## Searching for vertexes...

Sage
Posts: 1,482
Joined: 2002.09
Post: #16
Not quite, more like this:
Code:
```int index = hashing_function(x, y); LinkedListOrArrayOrWhatever *vertexes = hash_table[index%hash_table_length];```

The hashing function takes the x and y cell coordinates and scrambles them together into a single number. The idea is to make a function that cells that are near each other in the grid won't be near each other in the hash table. I do this by multiplying the x and y coordinates by two different large prime numbers and then XORing the result. It works quite well.

Code:
```static inline cpHashValue hash_func(cpHashValue x, cpHashValue y, cpHashValue n) {         return (x*2185031351ul ^ y*4232417593ul) % n; }```

Spatial hashes are a bit more complicated though if you are dealing with objects that overlap more than one cell at a time. For just a list of vertexes that are effectively sizeless you don't really run into those issues though.

Scott Lembcke - Howling Moon Software
Author of Chipmunk Physics - A fast and simple rigid body physics library in C.
Member
Posts: 281
Joined: 2009.04
Post: #17
So, I should instead store my vertices as:

Code:
`vertex[index] = hash(x_cell,y_cell);`

So then I have a list of vertexes and their corresponding cells. But when it comes to my physics function (lacking a better name) ....?

Code:
```player_hash_cell = hash(player_x_cell,player_y_cell); while (vertexcount >= index) { if (vertex[index] == player_hash_cell) closestdistance = // blahblahblah // do the more intensive checks... }```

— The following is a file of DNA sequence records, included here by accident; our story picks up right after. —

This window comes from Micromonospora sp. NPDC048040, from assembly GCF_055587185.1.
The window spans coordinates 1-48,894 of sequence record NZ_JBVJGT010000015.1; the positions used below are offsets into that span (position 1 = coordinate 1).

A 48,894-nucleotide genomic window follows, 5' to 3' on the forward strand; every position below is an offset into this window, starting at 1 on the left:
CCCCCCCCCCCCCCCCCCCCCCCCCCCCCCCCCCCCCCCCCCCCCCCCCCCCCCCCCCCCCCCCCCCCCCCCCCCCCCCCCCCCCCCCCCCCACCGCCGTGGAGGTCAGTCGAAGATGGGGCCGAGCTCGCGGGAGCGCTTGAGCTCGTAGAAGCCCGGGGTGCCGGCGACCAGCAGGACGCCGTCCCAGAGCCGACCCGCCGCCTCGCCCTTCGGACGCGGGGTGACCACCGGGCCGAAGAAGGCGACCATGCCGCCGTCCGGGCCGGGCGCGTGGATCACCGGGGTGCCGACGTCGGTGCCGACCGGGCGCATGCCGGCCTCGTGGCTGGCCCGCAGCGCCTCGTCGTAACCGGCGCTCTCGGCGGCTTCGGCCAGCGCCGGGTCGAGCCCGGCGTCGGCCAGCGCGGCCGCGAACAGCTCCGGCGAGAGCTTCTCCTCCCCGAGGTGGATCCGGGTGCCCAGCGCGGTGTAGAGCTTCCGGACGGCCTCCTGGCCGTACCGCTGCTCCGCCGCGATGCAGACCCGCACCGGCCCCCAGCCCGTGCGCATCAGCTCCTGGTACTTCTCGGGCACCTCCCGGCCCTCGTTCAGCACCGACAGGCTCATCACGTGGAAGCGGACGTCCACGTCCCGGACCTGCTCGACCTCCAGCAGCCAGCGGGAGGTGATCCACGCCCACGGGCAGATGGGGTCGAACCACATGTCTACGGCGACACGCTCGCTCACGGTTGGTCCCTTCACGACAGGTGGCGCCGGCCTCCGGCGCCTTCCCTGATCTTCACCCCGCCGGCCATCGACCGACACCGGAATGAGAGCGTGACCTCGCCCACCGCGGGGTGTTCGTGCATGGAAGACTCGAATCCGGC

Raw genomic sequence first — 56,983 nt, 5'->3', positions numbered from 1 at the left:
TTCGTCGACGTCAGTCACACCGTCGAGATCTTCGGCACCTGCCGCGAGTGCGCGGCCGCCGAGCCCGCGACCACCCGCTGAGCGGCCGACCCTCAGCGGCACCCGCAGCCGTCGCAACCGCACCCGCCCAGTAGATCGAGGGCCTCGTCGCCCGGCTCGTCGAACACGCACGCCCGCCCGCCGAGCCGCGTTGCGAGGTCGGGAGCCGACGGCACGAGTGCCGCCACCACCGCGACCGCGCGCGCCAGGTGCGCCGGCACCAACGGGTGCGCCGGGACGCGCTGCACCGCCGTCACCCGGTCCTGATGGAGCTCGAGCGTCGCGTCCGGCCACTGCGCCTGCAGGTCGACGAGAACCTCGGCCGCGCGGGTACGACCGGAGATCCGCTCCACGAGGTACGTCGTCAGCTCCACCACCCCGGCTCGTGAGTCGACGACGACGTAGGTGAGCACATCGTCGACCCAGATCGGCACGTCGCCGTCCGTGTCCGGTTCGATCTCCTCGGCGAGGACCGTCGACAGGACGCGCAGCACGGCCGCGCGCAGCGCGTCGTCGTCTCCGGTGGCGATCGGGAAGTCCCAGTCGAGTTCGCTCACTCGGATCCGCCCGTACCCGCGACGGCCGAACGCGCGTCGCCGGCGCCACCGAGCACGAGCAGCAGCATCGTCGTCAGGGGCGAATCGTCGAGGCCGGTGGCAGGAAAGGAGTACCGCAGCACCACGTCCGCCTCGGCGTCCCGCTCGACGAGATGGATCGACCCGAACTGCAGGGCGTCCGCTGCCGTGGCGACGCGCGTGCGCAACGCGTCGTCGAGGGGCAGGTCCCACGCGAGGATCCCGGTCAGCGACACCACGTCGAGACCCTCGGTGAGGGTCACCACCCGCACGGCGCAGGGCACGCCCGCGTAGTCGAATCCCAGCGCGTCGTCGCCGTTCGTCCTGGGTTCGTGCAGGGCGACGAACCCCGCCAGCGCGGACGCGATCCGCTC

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Sage
Posts: 1,482
Joined: 2002.09
Post: #18
No no. I think you misunderstood. The hash function generates an index for a cell based on cell_x and cell_y, so that you can use a small 1D array to represent all cells everywhere instead of using a 2D or 3D array.

You don't store vertexes in that 1D array (or 2D or 3D array) but a list of vertexes.

Code:
```typedef struct IntList {   int *arr;   int size; } IntList; IntList intListList[10] = {}; // fill with zeros int size = 2; intListList[0].arr = malloc(sizeof(int)*size); intListList[0].size = size; intListList[0].arr[0] = 1; intListList[0].arr[2] = 2;```

That code makes an array of 10 lists. The first list has two numbers in it, and the rest are empty. You might want to spend some time looking at basic data structures such as linked lists and such if this is proving tricky for you.

Scott Lembcke - Howling Moon Software
Author of Chipmunk Physics - A fast and simple rigid body physics library in C.
Member
Posts: 281
Joined: 2009.04
Post: #19
Ohhh, right, use structs...

I was going to use structs but I didn't see how to implement them. Just to vertify:

Code:
```struct list_of_verts { int vertexes[1]; // reallocate sizes later... int size; }```
Code:
```int // physics.c if () // how do I find which box the vertex is in? All I have is an index in the actual drawing array... And a nicely sorted hash indexed array!```

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Post: #20
Oops, sorry, didn't mean that. I've got it working now, so, thanks for all the help. I'll post a demo soon.

Thanks again

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Post: #21
Sorry to bump an old thread, but just so you know I did get it working but it took two hours to load and got a <1 fps.

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